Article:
Ampleforth: not just an ideal school to send your kids if you’re Catholic and can afford it, but also, “an ideal money”. More specifically (and perplexingly):
A decentralised store of value protocol that is volatile in price and supply at launch, but is strictly better than Bitcoin at steady state because it converges on a stable unit of account.
And Niall Ferguson, the rightwing British historian and who once called himself a “fully paid-up member of the neo-imperialist gang”, has joined its advisory board. A bit late to the crypto party? Maybe. But this isn’t the first time Ferguson has dipped his toes into the world of crypto. He suggested last year in a Bank of England seminar that cryptocurrencies were “the financial system of the future”. He also said he felt it’s “only a matter of time before the next financial crisis”.
A potential answer, apparently, is stablecoins. These are digital currencies that run on blockchains, but that don’t float freely. Instead, they are pegged to fiat currencies like the dollar, or currency baskets like the IMF’s Special Drawing Rights, either via the (supposed) backing of those currencies, or via the magic of an algorithmic central bank that expands and contracts the money supply to keep the price stable. Ampleforth is trying the latter.
Here’s Ferguson, quoted in the press release:
The idea of reinventing money excites me. Bitcoin, currently, is incapable of being ‘money’ that can be a means of payment. But at the same time, I am doubtful of fiat-pegged stablecoins. As someone who is deeply interested in financial innovation, I’m attracted by Ampleforth’s mission to reinvent money in a way that protects individual freedom and to create a payments system that treats everyone equally.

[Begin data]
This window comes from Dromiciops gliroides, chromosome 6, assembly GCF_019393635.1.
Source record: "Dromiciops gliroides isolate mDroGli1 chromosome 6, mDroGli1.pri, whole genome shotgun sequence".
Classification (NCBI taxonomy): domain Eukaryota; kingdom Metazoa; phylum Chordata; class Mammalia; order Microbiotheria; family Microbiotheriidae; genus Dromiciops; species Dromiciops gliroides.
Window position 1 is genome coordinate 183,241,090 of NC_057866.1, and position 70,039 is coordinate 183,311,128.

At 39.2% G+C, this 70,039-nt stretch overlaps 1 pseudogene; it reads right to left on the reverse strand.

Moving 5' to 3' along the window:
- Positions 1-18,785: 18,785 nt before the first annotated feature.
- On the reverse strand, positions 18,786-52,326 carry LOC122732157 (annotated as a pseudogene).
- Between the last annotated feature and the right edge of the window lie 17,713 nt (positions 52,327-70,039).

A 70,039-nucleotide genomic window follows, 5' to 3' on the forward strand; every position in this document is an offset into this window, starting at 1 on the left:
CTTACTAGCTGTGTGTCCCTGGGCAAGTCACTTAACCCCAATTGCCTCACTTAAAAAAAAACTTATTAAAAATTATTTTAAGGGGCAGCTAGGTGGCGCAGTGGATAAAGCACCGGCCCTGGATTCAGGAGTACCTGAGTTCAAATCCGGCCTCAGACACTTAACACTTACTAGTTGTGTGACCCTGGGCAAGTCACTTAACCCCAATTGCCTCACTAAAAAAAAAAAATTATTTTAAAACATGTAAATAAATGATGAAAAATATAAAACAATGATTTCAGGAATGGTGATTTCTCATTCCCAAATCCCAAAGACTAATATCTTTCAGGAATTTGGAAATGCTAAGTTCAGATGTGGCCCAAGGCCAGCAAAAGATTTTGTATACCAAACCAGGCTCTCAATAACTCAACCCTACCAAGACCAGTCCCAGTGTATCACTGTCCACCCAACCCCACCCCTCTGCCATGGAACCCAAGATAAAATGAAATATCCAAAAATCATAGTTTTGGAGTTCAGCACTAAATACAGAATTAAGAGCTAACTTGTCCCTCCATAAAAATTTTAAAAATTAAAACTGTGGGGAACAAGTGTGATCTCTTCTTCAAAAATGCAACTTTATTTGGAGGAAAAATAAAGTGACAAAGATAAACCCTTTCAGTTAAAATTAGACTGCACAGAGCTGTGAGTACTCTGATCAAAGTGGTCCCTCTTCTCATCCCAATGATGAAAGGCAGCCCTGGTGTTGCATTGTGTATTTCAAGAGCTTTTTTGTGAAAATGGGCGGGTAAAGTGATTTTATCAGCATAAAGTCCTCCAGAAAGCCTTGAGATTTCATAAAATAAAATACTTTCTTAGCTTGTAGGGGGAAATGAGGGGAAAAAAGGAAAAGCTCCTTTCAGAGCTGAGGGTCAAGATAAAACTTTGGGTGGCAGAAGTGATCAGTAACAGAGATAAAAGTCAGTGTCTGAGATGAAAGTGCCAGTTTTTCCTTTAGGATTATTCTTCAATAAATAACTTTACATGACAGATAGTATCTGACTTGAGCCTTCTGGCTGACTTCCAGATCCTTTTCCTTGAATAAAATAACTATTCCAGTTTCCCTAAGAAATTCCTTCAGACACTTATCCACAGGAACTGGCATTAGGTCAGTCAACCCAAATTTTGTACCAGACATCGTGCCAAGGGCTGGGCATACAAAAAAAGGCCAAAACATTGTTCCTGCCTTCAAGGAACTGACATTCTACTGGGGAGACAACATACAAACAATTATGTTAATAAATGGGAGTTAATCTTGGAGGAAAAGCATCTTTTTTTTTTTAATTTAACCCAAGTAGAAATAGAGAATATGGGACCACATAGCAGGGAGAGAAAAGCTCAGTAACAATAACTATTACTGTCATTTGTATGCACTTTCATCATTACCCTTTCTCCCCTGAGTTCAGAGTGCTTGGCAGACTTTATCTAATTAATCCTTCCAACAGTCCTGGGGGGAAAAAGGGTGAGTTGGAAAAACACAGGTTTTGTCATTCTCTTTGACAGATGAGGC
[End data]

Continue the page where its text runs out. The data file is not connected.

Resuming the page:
But how does this free and equal system work, we hear you ask? Well, it’s quite simple really:
Ampleforth is a digital asset protocol that moves volatility from unit price to unit count and achieves price stability by algorithmically expanding and contracting supply among holders based on demand… Ampleforth employs an algorithmic supply policy to democratise the issuance of money and create assets with independent value.
Capiche? Good. Essentially, the idea is that Ampleforth — named after the character in George Orwell’s 1984 who is responsible for translating poetry into Newspeak — would be pegged to the dollar by means of a “smart contract” that would pump “Amples” into the system when its price topped a dollar, and withdraw them when the exchange rate fell below $1 per Ample.
It’s easy to see why Ferguson might have been attracted to such a project. In his 2008 book The Ascent of Money, he writes:
If the financial system has a defect, it is that it reflects and magnifies what we human beings are like. Money amplifies our tendency to overreact, to swing from exuberance when things are going well to deep depression when they go wrong. Booms and busts are products, at root, of our emotional volatility.
If any of the Ampleforth stuff is sounding familiar to you, it might be because we wrote about a similar algorithmic stablecoin with academic backing last year: Basis, which was had John Taylor on its board. (Basis is now bygone, having returned what was left of the $133m it had raised from investors.)
Ampleforth is a little different from Basis, but not very. It is cleverly not pushing the idea of “bond tokens” or “share tokens” which, as Basis found, might make the SEC nervous. Also, it acknowledges that it will be “volatile in price and supply at launch” (though it doesn’t acknowledge that volatility might extend beyond the launch).
We asked Nicholas Weaver, computer science lecturer at Berkeley, for his thoughts, who told us:
The Basis concept, recapitulated here, is fundamentally flawed. This is a dumb central bank currency peg, which only lasts until someone figures out how to make money destroying the peg.
We’re not sure how much time this advisory role requires, nor the nature or scale of the compensation (we have asked). But Ferguson probably has some time on his hands since resigning from a senior leadership role at a Stanford University free speech programme, Cardinal Conversations, last year. We wonder whether he has commissioned any “opposition research” on the host of stablecoin rivals that Ampleforth must try to compete with.
Related links: The John Taylor-backed “stablecoin” that’s backed by, um, stability – FT Alphaville It turns out “bond tokens” and “share tokens” might just be classed as securities – FT Alphaville